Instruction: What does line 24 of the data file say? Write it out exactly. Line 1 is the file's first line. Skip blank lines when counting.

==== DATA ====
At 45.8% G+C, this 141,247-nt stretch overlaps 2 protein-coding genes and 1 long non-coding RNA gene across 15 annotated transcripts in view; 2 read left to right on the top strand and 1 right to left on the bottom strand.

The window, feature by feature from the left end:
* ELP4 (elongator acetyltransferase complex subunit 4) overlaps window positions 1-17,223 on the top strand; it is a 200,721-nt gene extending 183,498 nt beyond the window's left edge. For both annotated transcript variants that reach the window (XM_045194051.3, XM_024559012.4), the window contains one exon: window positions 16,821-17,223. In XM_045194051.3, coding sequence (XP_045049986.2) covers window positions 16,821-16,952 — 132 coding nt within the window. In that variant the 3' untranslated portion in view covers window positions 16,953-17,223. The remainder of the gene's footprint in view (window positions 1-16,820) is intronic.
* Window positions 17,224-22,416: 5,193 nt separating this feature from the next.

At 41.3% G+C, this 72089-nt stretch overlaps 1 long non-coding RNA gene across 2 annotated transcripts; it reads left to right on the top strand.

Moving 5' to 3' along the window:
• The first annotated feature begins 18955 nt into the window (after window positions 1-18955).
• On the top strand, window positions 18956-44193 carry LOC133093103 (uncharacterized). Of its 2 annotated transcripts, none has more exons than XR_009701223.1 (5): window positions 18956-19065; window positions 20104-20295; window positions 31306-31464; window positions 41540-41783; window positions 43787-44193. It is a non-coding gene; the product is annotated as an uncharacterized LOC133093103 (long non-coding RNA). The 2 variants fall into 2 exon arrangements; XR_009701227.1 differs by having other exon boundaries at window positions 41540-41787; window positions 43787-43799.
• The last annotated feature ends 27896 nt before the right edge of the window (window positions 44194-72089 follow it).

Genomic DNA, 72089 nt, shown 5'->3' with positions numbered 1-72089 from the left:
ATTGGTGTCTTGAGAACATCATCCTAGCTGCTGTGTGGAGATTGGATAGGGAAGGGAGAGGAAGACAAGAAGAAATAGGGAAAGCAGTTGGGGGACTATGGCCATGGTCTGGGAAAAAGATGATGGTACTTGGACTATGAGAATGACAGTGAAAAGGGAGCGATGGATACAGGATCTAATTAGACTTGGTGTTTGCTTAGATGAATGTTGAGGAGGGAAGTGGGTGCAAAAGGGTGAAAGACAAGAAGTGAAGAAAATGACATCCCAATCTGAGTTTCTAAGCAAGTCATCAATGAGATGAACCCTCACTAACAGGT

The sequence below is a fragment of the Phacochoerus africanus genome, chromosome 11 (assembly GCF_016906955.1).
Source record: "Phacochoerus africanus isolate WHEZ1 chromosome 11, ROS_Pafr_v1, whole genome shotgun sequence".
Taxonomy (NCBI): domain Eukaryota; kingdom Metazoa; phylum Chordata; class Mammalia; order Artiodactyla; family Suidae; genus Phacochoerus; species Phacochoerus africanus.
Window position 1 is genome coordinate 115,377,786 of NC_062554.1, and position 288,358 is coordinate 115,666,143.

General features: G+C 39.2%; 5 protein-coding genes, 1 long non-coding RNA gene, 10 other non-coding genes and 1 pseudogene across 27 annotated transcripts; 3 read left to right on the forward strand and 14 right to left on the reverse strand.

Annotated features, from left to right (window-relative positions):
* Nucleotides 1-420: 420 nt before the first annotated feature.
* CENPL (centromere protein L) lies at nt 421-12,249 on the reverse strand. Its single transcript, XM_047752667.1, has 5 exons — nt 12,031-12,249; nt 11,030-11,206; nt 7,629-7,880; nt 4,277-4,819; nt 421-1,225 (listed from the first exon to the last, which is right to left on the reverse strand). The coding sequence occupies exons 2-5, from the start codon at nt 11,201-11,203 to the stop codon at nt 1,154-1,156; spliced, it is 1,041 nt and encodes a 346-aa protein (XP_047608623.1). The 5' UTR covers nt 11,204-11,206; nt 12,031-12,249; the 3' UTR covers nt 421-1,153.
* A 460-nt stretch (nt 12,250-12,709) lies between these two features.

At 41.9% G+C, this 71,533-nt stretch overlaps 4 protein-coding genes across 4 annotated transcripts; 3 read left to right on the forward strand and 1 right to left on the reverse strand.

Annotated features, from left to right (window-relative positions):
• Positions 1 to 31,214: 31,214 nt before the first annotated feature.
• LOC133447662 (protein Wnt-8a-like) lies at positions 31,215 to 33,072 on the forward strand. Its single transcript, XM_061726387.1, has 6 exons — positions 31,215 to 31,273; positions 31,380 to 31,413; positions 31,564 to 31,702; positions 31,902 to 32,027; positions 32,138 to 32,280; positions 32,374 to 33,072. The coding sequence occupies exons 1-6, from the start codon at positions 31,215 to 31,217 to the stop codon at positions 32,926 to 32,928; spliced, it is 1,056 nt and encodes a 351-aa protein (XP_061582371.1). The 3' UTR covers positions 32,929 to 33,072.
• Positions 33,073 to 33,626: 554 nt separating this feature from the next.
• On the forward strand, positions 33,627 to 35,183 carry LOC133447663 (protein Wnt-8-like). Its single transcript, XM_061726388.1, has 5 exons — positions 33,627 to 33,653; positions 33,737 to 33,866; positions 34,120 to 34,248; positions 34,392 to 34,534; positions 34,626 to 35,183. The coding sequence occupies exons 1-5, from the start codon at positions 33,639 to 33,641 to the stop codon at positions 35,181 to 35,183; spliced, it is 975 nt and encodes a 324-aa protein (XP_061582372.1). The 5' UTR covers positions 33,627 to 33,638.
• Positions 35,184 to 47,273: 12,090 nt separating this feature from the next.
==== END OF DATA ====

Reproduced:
• LOC133447662 (protein Wnt-8a-like) lies at positions 31,215 to 33,072 on the forward strand. Its single transcript, XM_061726387.1, has 6 exons — positions 31,215 to 31,273; positions 31,380 to 31,413; positions 31,564 to 31,702; positions 31,902 to 32,027; positions 32,138 to 32,280; positions 32,374 to 33,072. The coding sequence occupies exons 1-6, from the start codon at positions 31,215 to 31,217 to the stop codon at positions 32,926 to 32,928; spliced, it is 1,056 nt and encodes a 351-aa protein (XP_061582371.1). The 3' UTR covers positions 32,929 to 33,072.